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[ath-leet] /ˈæθ lit/
a person trained or gifted in exercises or contests involving physical agility, stamina, or strength; a participant in a sport, exercise, or game requiring physical skill.
1520-30; < Latin āthlēta < Greek āthlētḗs, equivalent to āthlē- (variant stem of āthleîn to contend for a prize, derivative of âthlos a contest) + -tēs suffix of agency
Related forms
nonathlete, noun
superathlete, noun
Pronunciation note
Athlete, athletic, and athletics, normally pronounced
[ath-leet] /ˈæθ lit/ (Show IPA)
[ath-let-ik] /æθˈlɛt ɪk/
[ath-let-iks] /æθˈlɛt ɪks/
are heard frequently with an epenthetic schwa, an intrusive unstressed vowel inserted between the first and second syllables:
[ath-uh-leet] /ˈæθ əˌlit/
[ath-uh-let-ik] /ˌæθ əˈlɛt ɪk/
[ath-uh-let-iks] /ˌæθ əˈlɛt ɪks/ .
The pronunciations containing the extra syllable are usually considered nonstandard, in spite of their widespread use on radio and television. Pronunciations with similarly intrusive vowels are also heard, though with less currency, for other words, as
[fil-uh m] /ˈfɪl əm/
for film,
[el-uh m] /ˈɛl əm/
for elm, and
[ahr-thuh-rahy-tis] /ˌɑr θəˈraɪ tɪs/
for arthritis, rather than the standard
[film] /fɪlm/
[elm] /ɛlm/
[ahr-thrahy-tis] /ɑrˈθraɪ tɪs/
. Unabridged
Based on the Random House Dictionary, © Random House, Inc. 2015.
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Examples from the web for athletes
  • But hybrid athletes must bear an additional burden-convincing people that their sports are actually sports.
  • These points could also be awarded to athletes or children of alumni etc.
  • These thermometers have lately been adopted by some athletes.
  • Going overboard in attempts to rehydrate is also common among endurance athletes.
  • Or they have happy, healthy kids who are athletes or musicians.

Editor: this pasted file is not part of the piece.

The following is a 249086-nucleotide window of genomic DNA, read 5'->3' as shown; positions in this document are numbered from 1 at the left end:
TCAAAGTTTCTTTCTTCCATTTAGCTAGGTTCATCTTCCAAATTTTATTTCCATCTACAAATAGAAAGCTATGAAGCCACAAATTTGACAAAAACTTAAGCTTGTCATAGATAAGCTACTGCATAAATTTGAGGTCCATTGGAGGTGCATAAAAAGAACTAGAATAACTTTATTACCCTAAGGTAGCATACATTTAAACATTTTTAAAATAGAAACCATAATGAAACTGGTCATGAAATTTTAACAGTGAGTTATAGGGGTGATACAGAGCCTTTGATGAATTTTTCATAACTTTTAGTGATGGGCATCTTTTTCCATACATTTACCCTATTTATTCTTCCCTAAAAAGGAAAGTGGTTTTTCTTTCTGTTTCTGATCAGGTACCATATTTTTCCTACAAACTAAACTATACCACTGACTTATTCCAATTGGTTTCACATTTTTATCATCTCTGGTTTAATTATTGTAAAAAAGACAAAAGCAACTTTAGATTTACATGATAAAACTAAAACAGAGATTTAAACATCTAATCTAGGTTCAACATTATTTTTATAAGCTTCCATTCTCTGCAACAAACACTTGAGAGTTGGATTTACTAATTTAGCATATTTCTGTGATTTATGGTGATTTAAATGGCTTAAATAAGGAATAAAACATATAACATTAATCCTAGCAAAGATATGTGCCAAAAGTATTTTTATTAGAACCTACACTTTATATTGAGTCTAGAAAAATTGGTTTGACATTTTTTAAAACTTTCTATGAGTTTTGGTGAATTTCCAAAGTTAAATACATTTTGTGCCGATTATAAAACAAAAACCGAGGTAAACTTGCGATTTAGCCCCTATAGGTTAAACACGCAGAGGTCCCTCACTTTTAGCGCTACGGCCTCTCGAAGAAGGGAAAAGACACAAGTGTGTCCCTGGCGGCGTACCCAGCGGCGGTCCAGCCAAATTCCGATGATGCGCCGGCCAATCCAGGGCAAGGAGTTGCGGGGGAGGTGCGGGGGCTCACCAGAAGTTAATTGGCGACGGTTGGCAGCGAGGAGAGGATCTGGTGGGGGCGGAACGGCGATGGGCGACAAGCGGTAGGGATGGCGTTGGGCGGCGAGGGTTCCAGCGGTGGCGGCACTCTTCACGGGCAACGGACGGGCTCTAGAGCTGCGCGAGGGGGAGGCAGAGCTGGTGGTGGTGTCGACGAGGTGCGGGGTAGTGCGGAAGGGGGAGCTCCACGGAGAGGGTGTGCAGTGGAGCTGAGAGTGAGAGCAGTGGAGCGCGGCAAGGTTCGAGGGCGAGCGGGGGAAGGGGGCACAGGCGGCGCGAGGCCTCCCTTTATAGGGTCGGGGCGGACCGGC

• Extreme is a journey into the soul of adventure featuring a cast of world champion athletes.
  • For a two-week span, athletes from dozens of countries compete against each other in scores of different sports.
  • Fraternity brothers aside, few segments of the population have more nicknames than professional athletes.
  • These morning press conferences, writers and athletes understand, are not meant to be serious inquisitions.
  • The mental athletes had ten minutes to memorize two decks of shuffled cards.
British Dictionary definitions for athletes


a person trained to compete in sports or exercises involving physical strength, speed, or endurance
a person who has a natural aptitude for physical activities
(mainly Brit) a competitor in track and field events
Word Origin
C18: from Latin via Greek athlētēs, from athlein to compete for a prize, from athlos a contest
Collins English Dictionary - Complete & Unabridged 2012 Digital Edition
© William Collins Sons & Co. Ltd. 1979, 1986 © HarperCollins
Publishers 1998, 2000, 2003, 2005, 2006, 2007, 2009, 2012
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Word Origin and History for athletes



early 15c., from Latin athleta "a wrestler, athlete, combatant in public games," from Greek athletes "prizefighter, contestant in the games," agent noun from athlein "to contest for a prize," related to athlos "a contest" and athlon "a prize," of unknown origin. Before 1750, usually in Latin form. In this sense, Old English had plegmann "play-man." Athlete's foot first recorded 1928, for an ailment that has been around much longer.

Online Etymology Dictionary, © 2010 Douglas Harper
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